The nice thing about a good book is that it encourages reflection. Here are a few of my random thoughts after reading the first chapter:
- Kids everywhere prefer to have their sandwich without the crust much to the horror of most moms.
- A 3 year old's heart can break because his brother called him a "bad boy". Don't overanalyze it, just give him a big hug.
- The existence of the human race depends on moms keeping their boys from accidently causing great harm to themselves.
- There are other mothers out there who would trade in brunch with the family for a few hours of quiet enjoyment/reflection on Mother's day.
- If you want to give a mommy a great gift, give her time alone to grocery shop.
- You can recover from taking the kids all the way to school only to realize that you forgot their shoes.
- I think that I know how to raise happy kids but can anything be done about the whining?
- I am not the only mother who has been tempted to cry and call my mother for a hug.
- My oldest child is 6 and I have ironed his clothing maybe twice and I am fine with it.
- No is a beautiful word that should be used without guilt.
The best quote from the first chapter is "How can you find happiness if you can't find your keys?" I am a law and order mommy, and a happy life for me means an organized life. It doesn't have to be perfect, I just need to know where the pieces fit. I get a quick happiness boost from rearranging furniture in my house. Does this work for anyone else?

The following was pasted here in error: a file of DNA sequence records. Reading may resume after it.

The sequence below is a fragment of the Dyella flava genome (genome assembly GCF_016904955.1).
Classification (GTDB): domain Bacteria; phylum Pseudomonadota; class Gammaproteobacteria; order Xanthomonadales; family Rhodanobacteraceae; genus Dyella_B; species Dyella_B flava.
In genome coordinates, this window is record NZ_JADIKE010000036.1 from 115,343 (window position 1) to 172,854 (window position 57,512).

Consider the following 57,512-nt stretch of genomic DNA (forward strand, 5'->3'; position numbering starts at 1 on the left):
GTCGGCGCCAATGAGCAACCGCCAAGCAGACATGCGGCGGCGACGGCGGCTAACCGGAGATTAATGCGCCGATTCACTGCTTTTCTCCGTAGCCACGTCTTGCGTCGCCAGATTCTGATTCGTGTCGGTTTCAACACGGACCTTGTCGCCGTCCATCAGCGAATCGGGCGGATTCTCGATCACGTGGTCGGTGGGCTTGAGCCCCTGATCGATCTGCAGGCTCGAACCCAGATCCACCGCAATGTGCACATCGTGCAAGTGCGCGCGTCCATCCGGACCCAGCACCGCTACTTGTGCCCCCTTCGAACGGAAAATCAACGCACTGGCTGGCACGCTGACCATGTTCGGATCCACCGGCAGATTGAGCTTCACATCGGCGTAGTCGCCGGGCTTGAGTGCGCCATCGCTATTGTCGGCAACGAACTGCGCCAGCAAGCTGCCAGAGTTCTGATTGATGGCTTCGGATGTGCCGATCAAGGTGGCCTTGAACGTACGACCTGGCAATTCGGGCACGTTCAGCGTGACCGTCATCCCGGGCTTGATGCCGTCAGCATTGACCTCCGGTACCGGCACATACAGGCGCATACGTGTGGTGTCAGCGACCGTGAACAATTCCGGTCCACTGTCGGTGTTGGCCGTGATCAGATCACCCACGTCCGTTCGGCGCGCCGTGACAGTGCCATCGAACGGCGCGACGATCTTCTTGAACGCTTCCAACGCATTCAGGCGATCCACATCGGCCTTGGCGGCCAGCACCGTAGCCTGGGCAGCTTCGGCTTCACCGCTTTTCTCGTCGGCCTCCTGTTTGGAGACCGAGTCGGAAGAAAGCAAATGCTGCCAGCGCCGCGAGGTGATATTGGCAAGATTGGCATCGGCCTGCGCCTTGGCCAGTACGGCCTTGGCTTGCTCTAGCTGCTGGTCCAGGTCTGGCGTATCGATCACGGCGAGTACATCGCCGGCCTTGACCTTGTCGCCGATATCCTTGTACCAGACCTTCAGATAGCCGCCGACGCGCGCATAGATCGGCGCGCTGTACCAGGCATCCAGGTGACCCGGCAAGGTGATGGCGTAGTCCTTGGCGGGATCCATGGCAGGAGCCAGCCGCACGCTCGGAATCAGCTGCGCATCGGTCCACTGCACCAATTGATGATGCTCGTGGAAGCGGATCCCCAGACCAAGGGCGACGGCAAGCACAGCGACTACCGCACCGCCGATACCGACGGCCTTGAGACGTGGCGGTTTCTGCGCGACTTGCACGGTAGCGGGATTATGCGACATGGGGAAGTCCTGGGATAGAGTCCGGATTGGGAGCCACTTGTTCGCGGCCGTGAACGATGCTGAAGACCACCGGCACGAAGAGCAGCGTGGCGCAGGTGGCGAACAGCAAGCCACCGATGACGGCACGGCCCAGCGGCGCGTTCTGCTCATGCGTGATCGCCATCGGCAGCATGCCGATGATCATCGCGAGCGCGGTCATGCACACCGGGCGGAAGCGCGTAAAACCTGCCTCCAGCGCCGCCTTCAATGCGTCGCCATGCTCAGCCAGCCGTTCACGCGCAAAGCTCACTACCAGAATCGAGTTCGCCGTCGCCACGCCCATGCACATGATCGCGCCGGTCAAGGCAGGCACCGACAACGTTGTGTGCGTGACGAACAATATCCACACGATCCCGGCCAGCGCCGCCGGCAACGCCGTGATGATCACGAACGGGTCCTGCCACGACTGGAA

I am an optimist and I always want the glass to be way more than 1/2 full, which is why I am drawn to a book about finding happiness as a mom. The mommy war stories are funny and I relate to many of them but they can leave moms feeling hopeless and resigned to just getting by. It is nice to read that happiness is within the reach of all mothers. It is for the taking, now, not when the kids get older or better behaved or reach some other milestone. I look forward to getting past just surviving and actually thriving! Now where are those keys? See you tomorrow.